9 Years Ago Today Apple Completes Purchase of NeXT

Discussion in 'MacBytes.com News Discussion' started by MacBytes, Feb 5, 2006.

  1. MacBytes macrumors bot

    Jul 5, 2003
  2. bigandy macrumors G3


    Apr 30, 2004
  3. MacEffects macrumors 6502

    Apr 21, 2005
  4. mduser63 macrumors 68040


    Nov 9, 2004
    Salt Lake City, UT
    That page wouldn't open in Safari for me, though it did open in Camino.

    I've never used a NeXT computer, but they seem like they were good. I hate to think where Apple would be today had they not purchased NeXT and gotten Steve Jobs back.
  5. steve_hill4 macrumors 68000


    May 15, 2005
    NG9, England
    Ahh, NeXT. I never followed this at the time, but looking back now it seems so long ago. I could never understand how NeXT were valued so highly, (monetry), when they didn't sell huge numbers. Does anyone have figures on sales in their lifetime?

    Anyway, back to the topic, yes the basis for OS X. So you could say effectively that OS X is also celebrating it's 9th birthday. We didn't see it until it started to develop into a Mac OS, but the moment NeXT was purchased, it became Mac OS X in essence. You might even want to argue it was conceived on this day 9 years ago.

    Okay then, I'll stop rambling.;)
  6. freiheit macrumors 6502a

    Jul 20, 2004
    NeXTStep was very nice, OSX is nicer

    The first email I ever sent was in a computer lab at college in 1993 on a NeXT Station. They were really nice machines. Slim, all black, 2 button mice, 17 inch grayscale high-resolution monitors, video and audio support. Pretty amazing stuff in 1993 and very stylish (I think even today their styling would stand out). One of the niftiest features in NeXTStep is still very much alive today in the iTune Music Store -- you know when you click on for instance Podcasts and then click a category, at the top you have kind of a "back list" of all the places you've been to get where you are now? That was an integral part of the file browser in NeXTStep, though it did look a little different the functionality was the same. And then there was the "Wharf" (or maybe they called it the Dock back then, I don't recall), which again didn't look as snazzy as OSX's Dock but had a lot of the same functionality.
  7. SilvorX macrumors 68000


    May 24, 2002
    'Toba, Canada
    I've been noticing a pretty big amount of "this day in history" Apple-related stories lately.. pretty crazy
  8. nagromme macrumors G5


    May 2, 2002
    Yes, it was called the Dock back then :)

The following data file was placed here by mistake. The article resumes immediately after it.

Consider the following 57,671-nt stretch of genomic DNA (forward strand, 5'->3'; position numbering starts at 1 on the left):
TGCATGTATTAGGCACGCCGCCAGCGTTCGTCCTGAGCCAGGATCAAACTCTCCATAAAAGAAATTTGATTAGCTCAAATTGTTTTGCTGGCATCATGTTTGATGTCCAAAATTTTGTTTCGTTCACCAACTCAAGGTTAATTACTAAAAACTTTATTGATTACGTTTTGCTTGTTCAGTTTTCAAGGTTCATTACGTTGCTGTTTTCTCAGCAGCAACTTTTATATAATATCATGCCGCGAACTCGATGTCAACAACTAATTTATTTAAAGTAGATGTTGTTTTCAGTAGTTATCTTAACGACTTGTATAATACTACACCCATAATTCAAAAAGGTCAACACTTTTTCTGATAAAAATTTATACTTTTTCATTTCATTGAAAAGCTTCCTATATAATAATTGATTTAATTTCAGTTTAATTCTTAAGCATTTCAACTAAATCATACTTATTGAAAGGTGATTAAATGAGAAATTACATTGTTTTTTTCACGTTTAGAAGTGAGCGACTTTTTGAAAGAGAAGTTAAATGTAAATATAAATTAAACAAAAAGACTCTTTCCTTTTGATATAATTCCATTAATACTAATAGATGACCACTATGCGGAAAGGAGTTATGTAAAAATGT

And I think you could tear off any menu, which I like.

    NeXT computers didn't take off in the end, but OpenStep lived on even before it became OS X.
  9. RacerX macrumors 65832

    Aug 2, 2004
    NeXT sold about 50,000 units as I recall.

    As to their value, they represented the cutting edge of technology at the time. And a user environment that was way better than the Macs. One of the biggest misnomers is that they were expensive systems. A quick comparison between them and Apple systems (from around 1991) gives you a more realistic view of the actual cost of owning one of those systems...
    NeXTstation (68040 at 25MHz, 8 MB of RAM, 105 MB hard drive, 2 bit (black & white) 17" display, Ethernet) $4,995.00
    Macintosh IIsi (68030 at 20MHz, 5 MB of RAM, 80 MB hard drive, 8 bit 12" display, LocalTalk) $5,097.00

    NeXTstation Color (68040 at 25MHz, 12 MB of RAM, 105 MB hard drive, 16 bit (color) 17" display, Ethernet) $7,995.00
    Macintosh IIci (68030 at 20MHz, 4 MB of RAM, 80 MB hard drive, 8 bit 13" display, LocalTalk) $7,897.00
    On the other hand, when NeXT hardware went away, the price of the operating system on any platform was still pretty high...
    NEXTSTEP 3.3 (single user license) about $820.00
    System 7.5 (single user license) about $100.00
    A/UX 3.0.1 (single user license) about $795.00
    Part of this was the price of any Unix based operating system back then (NEXTSTEP used 4.3BSD while A/UX was using a modified version of System V Release 2), and part of it was to remain outside of the desktop market as per the settlement agreement with Apple (the agreement was not to compete directly with Apple in it's core market, the desktop, not to stay in the workstation market as the article suggest).

    As has been pointed out... it was called the Dock back then.

    I, personally, find the NeXT Dock very limiting and rarely use it myself. I find that a Dock replacement (or extender) called Fiend adds a lot more functionality to the same type of system. With Fiend I can have multiple Dock levels for different types of applications. Here is an example of what my Dock looks like on my OPENSTEP system when displaying my primary apps.

    Further,every Workspace Manager (the name for the NeXT Finder) window had an area called the shelf that worked very much like the Finder's side bar today.

    What was interesting was that NeXT had started on a major reworking of the NEXTSTEP user environment during the NEXTSTEP 4.0 Beta period, but ended up not using any of it when OPENSTEP 4.0 was finally release so that it wouldn't look that different from Sun's Solaris OpenStep (which looked almost exactly like NEXTSTEP 3.x).

    I have a series of screenshots of NEXTSTEP 4.0 Beta on my site from a friend of mine. You can find those here. Some of the ideas from this Beta later made it into both Rhapsody and Mac OS X.
  10. Maxwell Smart macrumors 6502a

    Maxwell Smart

    Jan 29, 2006
    a truely advanced operating system for its time :) And its legacy now lives on in OS X

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